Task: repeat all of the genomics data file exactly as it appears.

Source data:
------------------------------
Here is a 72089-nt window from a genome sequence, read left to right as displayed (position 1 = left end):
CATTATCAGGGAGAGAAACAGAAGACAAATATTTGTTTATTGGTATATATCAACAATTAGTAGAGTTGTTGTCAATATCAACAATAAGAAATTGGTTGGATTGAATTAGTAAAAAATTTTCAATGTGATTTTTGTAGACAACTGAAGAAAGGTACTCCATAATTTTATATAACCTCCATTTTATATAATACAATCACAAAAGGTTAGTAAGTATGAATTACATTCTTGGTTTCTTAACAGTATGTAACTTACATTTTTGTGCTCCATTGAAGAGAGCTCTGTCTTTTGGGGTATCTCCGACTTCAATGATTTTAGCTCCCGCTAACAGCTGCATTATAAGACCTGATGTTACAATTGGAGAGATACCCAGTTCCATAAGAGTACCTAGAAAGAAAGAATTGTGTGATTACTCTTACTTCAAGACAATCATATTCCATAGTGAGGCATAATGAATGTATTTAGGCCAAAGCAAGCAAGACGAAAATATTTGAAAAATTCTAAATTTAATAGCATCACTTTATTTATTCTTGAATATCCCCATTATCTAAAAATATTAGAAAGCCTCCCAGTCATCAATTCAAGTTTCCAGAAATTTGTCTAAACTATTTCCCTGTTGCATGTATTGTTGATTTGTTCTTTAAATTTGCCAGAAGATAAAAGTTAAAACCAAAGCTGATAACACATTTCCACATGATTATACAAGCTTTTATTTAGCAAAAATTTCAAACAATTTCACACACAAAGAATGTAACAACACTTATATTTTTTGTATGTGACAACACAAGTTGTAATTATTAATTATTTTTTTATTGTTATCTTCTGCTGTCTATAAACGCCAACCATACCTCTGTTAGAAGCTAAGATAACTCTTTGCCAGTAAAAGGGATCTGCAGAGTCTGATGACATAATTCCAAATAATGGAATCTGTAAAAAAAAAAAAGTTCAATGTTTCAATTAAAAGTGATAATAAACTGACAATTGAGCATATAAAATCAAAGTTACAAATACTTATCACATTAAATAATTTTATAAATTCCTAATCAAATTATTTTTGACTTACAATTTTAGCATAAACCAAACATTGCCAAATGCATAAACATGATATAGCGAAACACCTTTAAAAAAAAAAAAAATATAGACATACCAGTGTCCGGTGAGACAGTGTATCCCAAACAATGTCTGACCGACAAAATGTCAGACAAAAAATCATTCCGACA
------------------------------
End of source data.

Here is a 72089-nt window from a genome sequence, read left to right as displayed (position 1 = left end):
CATTATCAGGGAGAGAAACAGAAGACAAATATTTGTTTATTGGTATATATCAACAATTAGTAGAGTTGTTGTCAATATCAACAATAAGAAATTGGTTGGATTGAATTAGTAAAAAATTTTCAATGTGATTTTTGTAGACAACTGAAGAAAGGTACTCCATAATTTTATATAACCTCCATTTTATATAATACAATCACAAAAGGTTAGTAAGTATGAATTACATTCTTGGTTTCTTAACAGTATGTAACTTACATTTTTGTGCTCCATTGAAGAGAGCTCTGTCTTTTGGGGTATCTCCGACTTCAATGATTTTAGCTCCCGCTAACAGCTGCATTATAAGACCTGATGTTACAATTGGAGAGATACCCAGTTCCATAAGAGTACCTAGAAAGAAAGAATTGTGTGATTACTCTTACTTCAAGACAATCATATTCCATAGTGAGGCATAATGAATGTATTTAGGCCAAAGCAAGCAAGACGAAAATATTTGAAAAATTCTAAATTTAATAGCATCACTTTATTTATTCTTGAATATCCCCATTATCTAAAAATATTAGAAAGCCTCCCAGTCATCAATTCAAGTTTCCAGAAATTTGTCTAAACTATTTCCCTGTTGCATGTATTGTTGATTTGTTCTTTAAATTTGCCAGAAGATAAAAGTTAAAACCAAAGCTGATAACACATTTCCACATGATTATACAAGCTTTTATTTAGCAAAAATTTCAAACAATTTCACACACAAAGAATGTAACAACACTTATATTTTTTGTATGTGACAACACAAGTTGTAATTATTAATTATTTTTTTATTGTTATCTTCTGCTGTCTATAAACGCCAACCATACCTCTGTTAGAAGCTAAGATAACTCTTTGCCAGTAAAAGGGATCTGCAGAGTCTGATGACATAATTCCAAATAATGGAATCTGTAAAAAAAAAAAAGTTCAATGTTTCAATTAAAAGTGATAATAAACTGACAATTGAGCATATAAAATCAAAGTTACAAATACTTATCACATTAAATAATTTTATAAATTCCTAATCAAATTATTTTTGACTTACAATTTTAGCATAAACCAAACATTGCCAAATGCATAAACATGATATAGCGAAACACCTTTAAAAAAAAAAAAAATATAGACATACCAGTGTCCGGTGAGACAGTGTATCCCAAACAATGTCTGACCGACAAAATGTCAGACAAAAAATCATTCCGACA